Two major landmarks at VCU’s Monroe Park campus made their debuts last week.
The newly built Gladding Residence Center and the revamped Monroe Park were unveiled to the public on Thursday near the intersection of West Main and South Laurel streets.
VCU held a ribbon cutting for the GRC, a $96 million, 12-story building that rose at 711 W. Main St. on the site of a previous iteration of the dorms that were demolished in 2016.
VCU President Michael Rao was joined by Mayor Levar Stoney and City Council President Chris Hilbert at Thursday’s event. Also on hand were members of the family of Jane Bell Gladding, a former school dean for whom the dorm is named.
The project was approved in March 2016 and demolition came that fall. Rao praised the speed at which the tower went up.
“I don’t remember any of our projects moving along so rapidly,” he said.
The project was jointly financed by VCU and Texas-based American Campus Communities, a development company that specializes in student housing. The 365,000-square-foot dorm is now the university’s largest, capable of housing 1,500 freshmen.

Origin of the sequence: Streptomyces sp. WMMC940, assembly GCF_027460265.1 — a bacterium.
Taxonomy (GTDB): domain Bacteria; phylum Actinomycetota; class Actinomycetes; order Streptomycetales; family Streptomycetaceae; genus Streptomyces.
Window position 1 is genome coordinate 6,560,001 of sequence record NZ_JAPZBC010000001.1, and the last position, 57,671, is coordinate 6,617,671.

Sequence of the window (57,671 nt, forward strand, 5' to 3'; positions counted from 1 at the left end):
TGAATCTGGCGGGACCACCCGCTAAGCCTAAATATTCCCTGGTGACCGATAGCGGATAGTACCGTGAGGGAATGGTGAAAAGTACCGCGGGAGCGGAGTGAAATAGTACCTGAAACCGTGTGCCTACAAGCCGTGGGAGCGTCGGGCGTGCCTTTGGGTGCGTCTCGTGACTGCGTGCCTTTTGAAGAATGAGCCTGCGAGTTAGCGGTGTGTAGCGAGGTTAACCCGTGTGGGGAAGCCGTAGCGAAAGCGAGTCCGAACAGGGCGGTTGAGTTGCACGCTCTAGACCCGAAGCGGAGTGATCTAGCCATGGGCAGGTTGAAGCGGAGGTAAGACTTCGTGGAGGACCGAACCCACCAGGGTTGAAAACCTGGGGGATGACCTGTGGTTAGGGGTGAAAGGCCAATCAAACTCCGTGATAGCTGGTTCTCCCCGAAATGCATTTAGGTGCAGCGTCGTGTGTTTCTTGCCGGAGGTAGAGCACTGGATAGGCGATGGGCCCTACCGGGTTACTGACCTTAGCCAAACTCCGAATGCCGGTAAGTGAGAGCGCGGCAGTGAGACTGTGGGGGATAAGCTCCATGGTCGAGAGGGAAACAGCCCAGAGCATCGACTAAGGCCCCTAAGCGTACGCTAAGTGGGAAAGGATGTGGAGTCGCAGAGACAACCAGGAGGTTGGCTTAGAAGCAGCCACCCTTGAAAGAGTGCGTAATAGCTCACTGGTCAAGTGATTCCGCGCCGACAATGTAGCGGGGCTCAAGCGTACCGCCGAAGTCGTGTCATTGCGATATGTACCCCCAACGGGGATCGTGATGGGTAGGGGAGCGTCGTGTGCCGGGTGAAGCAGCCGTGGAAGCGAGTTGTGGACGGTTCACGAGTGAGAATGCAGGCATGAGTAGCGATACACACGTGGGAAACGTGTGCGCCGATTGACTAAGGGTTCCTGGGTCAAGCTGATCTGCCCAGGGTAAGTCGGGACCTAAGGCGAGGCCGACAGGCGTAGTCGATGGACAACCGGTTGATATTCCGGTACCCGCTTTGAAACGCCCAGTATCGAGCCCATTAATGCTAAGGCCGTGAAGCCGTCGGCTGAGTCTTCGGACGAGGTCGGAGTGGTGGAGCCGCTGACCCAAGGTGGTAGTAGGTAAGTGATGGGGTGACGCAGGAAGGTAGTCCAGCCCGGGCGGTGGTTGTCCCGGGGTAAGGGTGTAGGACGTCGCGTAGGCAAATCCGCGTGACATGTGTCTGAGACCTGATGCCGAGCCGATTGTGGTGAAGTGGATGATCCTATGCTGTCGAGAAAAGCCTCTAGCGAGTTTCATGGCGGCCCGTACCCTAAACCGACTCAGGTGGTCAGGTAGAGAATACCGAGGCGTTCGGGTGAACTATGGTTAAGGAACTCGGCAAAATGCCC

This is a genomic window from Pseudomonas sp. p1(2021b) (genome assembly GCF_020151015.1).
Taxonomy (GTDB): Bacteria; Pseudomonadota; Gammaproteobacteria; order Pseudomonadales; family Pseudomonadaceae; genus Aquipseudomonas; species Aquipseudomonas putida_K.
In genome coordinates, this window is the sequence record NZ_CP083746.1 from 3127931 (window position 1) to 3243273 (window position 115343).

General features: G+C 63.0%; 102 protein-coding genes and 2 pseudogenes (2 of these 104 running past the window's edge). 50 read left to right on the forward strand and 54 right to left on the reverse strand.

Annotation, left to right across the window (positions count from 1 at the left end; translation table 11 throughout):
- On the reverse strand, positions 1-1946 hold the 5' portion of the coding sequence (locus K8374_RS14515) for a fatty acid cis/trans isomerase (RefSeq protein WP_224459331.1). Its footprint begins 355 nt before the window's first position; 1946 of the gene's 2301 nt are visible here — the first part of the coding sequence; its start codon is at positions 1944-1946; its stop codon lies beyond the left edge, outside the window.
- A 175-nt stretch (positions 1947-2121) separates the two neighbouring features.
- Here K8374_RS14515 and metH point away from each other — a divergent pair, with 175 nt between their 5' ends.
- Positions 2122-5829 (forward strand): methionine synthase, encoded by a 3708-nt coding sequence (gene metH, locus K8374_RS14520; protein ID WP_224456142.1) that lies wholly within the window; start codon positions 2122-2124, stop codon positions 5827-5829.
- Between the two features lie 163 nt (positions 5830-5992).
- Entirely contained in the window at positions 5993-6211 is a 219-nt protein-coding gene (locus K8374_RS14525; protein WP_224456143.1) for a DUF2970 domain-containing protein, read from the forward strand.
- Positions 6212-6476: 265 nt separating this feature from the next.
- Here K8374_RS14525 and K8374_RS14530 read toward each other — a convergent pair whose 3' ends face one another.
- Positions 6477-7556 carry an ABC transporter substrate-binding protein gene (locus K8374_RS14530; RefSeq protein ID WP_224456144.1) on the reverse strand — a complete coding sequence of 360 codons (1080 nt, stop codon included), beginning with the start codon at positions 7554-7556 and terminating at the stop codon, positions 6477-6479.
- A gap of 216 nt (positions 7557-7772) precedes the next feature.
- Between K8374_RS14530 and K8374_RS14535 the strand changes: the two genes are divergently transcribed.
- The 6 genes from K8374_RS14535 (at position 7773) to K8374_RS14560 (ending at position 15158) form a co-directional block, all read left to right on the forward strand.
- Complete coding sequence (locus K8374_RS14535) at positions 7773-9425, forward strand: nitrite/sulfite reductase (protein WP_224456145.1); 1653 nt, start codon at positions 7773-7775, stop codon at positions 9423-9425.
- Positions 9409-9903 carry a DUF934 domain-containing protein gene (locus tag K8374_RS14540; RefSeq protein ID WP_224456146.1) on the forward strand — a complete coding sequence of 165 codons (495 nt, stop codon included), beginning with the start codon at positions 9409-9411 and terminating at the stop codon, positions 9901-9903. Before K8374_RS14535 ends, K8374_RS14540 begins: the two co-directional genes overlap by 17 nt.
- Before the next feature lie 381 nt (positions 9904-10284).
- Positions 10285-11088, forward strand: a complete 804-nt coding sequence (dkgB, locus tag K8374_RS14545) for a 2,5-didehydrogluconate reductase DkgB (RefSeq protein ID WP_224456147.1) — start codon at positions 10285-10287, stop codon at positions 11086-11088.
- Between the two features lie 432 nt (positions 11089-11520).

The dorm’s main entrance is an archway preserved from a former public bathhouse that was on the site in the early 1900s. The dorm also features a 40,000-square-foot outdoor courtyard, and a gym, as well as lounges, kitchens and common areas on each floor.
“This is why we attract the kind of students we do at VCU … In my time at JMU, I never lived in a building like this. I’m a tad bit envious and jealous of the students who live here,” Stoney said, laughing.
Across West Main Street from the new dorm, the centerpiece and namesake of VCU’s Monroe Park campus is now open after a nearly two-year, $7 million renovation.
The park originally was slated to open this summer, but was delayed due to 2018’s harsh winter and record rainfall.
The renovation was the first major work done to the 7-acre park since its opening in 1851. The work included repaved paths, brick sidewalks, and new grass and trees, as well as tables and chairs, a bocce court and a restoration of a fountain in the park’s center.
It also included conversion of the Checkers House – a small brick building adjacent to the fountain – into a police post for the Richmond and VCU Police Departments, as well as a coffee and smoothie cafe.
The city owns the land and leases it to the Monroe Park Conservancy, a local nonprofit.